And if he gets married and we're still searching for Mr. Really Right This Time, it brings up some complicated feelings. After all, this is someone we once loved and who once loved us back, and if you have kids together, your kids are a genetic mash-up of you both. Those feelings pop up even if you can look at the new Mrs. and honestly say, "You want him? You can have him!"
But you have to psyche yourself up for the reality of him finding love with someone else, just like you have to be as prepared as a Boy Scout for the first accidental sighting of the happy couple.
It almost always happens at the most inopportune time, like when you're looking your worst.
Christine had a hectic morning recently — her youngest missed the school bus and so Christine had to rush her to school and make it to the bus stop in time for her to catch the express to her nonprofit San Francisco job. As she stepped off, sweating in her old Levi's (the relaxed tapered kind), roomy bamboo T-shirt and Merrells, whom did she bump into but her ex, leaving the hotel where he was leading a conference, and his new wife — in skin-tight Edun jeans, knee-high stiletto black suede boots and a cute top that accentuated her rather well-endowed, and natural, chest. Although Christine had met her a few times before, she didn't remember her being such a babe.
"He's so moved on from me, not that I would ever want to be with him," she sighed as we munched on chips and salsa at Joe's Taco Lounge last week. "But he's moved on with her, a busty, blond Stepford Wife — everything I'm not!"
"And everything you don't want to be, either. Because then you wouldn't have Steve, who loves you and adores you just the way you are," I reminded her. "And, you know, your kids like her, right?"
"Yes," she sighed again.
"That's what matters, more people to love your kids."
They just can’t call her Mom. And we all know from watching Disney movies and reading Aesop how well stepmoms fare!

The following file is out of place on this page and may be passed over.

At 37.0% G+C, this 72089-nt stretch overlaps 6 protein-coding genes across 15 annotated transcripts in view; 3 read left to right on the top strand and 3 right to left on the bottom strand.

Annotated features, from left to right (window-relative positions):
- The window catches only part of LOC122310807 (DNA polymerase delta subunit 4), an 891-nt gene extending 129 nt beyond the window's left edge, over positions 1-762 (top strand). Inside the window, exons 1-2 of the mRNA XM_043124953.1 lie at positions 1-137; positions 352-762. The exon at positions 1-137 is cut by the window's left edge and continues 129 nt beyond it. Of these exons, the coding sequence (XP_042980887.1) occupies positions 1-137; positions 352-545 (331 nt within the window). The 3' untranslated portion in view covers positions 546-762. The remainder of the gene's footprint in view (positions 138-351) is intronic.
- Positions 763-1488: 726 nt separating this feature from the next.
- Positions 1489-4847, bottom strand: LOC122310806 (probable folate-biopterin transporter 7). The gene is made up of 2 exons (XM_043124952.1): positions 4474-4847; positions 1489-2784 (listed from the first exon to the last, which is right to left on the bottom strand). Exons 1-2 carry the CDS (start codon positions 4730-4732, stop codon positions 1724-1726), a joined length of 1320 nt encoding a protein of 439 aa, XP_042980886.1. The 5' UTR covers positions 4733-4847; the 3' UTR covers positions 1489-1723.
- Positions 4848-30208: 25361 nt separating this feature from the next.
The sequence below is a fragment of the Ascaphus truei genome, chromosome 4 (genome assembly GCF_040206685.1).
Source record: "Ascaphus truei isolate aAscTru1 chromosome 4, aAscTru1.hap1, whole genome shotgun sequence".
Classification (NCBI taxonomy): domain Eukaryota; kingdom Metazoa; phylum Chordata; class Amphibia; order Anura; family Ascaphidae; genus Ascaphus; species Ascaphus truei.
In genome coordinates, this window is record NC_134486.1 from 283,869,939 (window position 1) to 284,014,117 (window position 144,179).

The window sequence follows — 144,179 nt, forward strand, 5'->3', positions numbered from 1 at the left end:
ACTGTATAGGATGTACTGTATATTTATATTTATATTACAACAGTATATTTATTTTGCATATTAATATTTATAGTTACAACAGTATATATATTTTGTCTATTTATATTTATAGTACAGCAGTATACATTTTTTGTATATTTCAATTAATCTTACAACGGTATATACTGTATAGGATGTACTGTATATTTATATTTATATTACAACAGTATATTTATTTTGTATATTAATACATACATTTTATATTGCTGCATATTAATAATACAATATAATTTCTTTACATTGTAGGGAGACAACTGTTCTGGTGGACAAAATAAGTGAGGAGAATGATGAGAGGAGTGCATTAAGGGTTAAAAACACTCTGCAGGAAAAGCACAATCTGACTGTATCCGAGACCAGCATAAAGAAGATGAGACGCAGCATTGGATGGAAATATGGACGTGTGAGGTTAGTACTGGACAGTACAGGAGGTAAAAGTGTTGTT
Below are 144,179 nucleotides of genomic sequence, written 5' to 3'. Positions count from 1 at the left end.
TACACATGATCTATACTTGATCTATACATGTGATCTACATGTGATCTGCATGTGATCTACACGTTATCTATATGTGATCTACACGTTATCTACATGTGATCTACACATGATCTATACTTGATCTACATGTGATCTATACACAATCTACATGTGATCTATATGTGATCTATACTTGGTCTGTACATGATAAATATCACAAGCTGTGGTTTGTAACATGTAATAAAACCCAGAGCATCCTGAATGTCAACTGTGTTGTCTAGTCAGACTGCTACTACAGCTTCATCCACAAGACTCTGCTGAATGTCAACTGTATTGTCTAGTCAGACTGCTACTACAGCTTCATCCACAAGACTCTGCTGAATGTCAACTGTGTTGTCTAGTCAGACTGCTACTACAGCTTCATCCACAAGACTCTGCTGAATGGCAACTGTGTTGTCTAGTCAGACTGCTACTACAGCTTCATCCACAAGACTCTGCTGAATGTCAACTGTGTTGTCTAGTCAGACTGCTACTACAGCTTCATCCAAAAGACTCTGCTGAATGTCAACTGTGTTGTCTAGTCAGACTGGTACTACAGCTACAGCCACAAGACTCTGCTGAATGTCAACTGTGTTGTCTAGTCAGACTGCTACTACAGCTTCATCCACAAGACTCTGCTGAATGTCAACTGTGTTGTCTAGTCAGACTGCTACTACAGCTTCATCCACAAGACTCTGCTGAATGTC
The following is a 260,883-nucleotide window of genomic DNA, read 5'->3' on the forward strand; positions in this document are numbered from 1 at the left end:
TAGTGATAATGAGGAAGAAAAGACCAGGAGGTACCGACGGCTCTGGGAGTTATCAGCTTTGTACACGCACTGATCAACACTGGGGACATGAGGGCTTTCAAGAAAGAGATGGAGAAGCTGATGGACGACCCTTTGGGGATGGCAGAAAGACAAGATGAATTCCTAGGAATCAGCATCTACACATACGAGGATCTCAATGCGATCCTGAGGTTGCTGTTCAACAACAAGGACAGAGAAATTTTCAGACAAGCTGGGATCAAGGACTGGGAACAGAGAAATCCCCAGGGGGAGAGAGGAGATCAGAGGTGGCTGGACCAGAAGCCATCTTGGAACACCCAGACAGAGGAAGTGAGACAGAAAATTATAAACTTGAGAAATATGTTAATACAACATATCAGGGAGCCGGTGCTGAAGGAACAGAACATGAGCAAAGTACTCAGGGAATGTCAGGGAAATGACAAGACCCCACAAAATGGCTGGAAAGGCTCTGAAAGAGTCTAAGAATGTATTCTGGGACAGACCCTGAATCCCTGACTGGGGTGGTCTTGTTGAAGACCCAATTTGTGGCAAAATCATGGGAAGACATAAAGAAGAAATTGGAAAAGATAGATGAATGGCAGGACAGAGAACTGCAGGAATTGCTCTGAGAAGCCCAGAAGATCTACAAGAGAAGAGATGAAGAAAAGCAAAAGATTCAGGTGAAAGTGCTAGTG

But it’s tough to know exactly what to do with the new flame. Like her? Hate her? Ignore her? Feel sorry for her? Try to befriend her (and not just because you want to find out all that’s wrong with her so you can dish at the next girl’s night out)?
“Prepare for the worst but hope for the best, and take whatever comes,” advises Bunty Cutler in her book, “211 Things a Bright Girl Can Do.” But then she adds it’s best to bump into his new love with your new flame (or a hired escort) on your arm. “It’s sometimes better if your new man doesn’t know that this fellow is your ex. The subtle effect of this is to make your old flame and his new girlfriend feel insignificant when you airily introduce them, damning them with faint praise to the man on your arm — and getting her name and details a bit wrong in the process.”
That all seems rather juvenile. Plus, you don’t want the new girlfriend to actually hate you. In fact, it’s best to be you at your nicest, prettiest, perkiest, smartest and tallest whenever you meet her — better to have her wonder what’s wrong with him to dump such a fabulous gal rather than validate all the things he’s said that are wrong about you!
After all, being nice is the best revenge.